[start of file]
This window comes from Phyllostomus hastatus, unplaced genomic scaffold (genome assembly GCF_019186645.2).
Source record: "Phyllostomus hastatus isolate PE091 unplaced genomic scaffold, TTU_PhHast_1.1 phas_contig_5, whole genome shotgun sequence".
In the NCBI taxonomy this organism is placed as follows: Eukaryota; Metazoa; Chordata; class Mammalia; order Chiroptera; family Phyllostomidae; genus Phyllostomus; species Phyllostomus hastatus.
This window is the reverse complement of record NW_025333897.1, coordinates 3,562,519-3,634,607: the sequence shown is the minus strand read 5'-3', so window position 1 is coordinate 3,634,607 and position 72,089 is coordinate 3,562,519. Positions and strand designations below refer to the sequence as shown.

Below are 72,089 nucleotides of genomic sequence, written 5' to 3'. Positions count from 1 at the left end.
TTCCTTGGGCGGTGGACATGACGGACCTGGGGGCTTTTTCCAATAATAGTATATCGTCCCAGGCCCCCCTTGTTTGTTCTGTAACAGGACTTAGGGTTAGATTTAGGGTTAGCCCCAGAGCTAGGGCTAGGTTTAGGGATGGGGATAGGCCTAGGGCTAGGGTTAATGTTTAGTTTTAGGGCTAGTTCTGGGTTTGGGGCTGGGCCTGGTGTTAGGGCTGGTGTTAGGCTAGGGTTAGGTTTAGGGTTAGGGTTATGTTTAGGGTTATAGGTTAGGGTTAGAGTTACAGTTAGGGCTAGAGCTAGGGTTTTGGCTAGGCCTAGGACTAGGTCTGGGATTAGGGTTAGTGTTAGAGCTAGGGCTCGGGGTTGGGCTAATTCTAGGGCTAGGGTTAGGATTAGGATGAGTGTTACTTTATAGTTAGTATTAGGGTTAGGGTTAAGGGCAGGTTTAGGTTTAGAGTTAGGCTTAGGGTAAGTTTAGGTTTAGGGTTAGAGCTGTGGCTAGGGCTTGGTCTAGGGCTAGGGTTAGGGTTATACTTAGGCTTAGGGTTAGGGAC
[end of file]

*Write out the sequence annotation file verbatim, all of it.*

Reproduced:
This window comes from Phyllostomus hastatus, unplaced genomic scaffold (genome assembly GCF_019186645.2).
Source record: "Phyllostomus hastatus isolate PE091 unplaced genomic scaffold, TTU_PhHast_1.1 phas_contig_5, whole genome shotgun sequence".
In the NCBI taxonomy this organism is placed as follows: Eukaryota; Metazoa; Chordata; class Mammalia; order Chiroptera; family Phyllostomidae; genus Phyllostomus; species Phyllostomus hastatus.
This window is the reverse complement of record NW_025333897.1, coordinates 3,562,519-3,634,607: the sequence shown is the minus strand read 5'-3', so window position 1 is coordinate 3,634,607 and position 72,089 is coordinate 3,562,519. Positions and strand designations below refer to the sequence as shown.

Below are 72,089 nucleotides of genomic sequence, written 5' to 3'. Positions count from 1 at the left end.
TTCCTTGGGCGGTGGACATGACGGACCTGGGGGCTTTTTCCAATAATAGTATATCGTCCCAGGCCCCCCTTGTTTGTTCTGTAACAGGACTTAGGGTTAGATTTAGGGTTAGCCCCAGAGCTAGGGCTAGGTTTAGGGATGGGGATAGGCCTAGGGCTAGGGTTAATGTTTAGTTTTAGGGCTAGTTCTGGGTTTGGGGCTGGGCCTGGTGTTAGGGCTGGTGTTAGGCTAGGGTTAGGTTTAGGGTTAGGGTTATGTTTAGGGTTATAGGTTAGGGTTAGAGTTACAGTTAGGGCTAGAGCTAGGGTTTTGGCTAGGCCTAGGACTAGGTCTGGGATTAGGGTTAGTGTTAGAGCTAGGGCTCGGGGTTGGGCTAATTCTAGGGCTAGGGTTAGGATTAGGATGAGTGTTACTTTATAGTTAGTATTAGGGTTAGGGTTAAGGGCAGGTTTAGGTTTAGAGTTAGGCTTAGGGTAAGTTTAGGTTTAGGGTTAGAGCTGTGGCTAGGGCTTGGTCTAGGGCTAGGGTTAGGGTTATACTTAGGCTTAGGGTTAGGGAC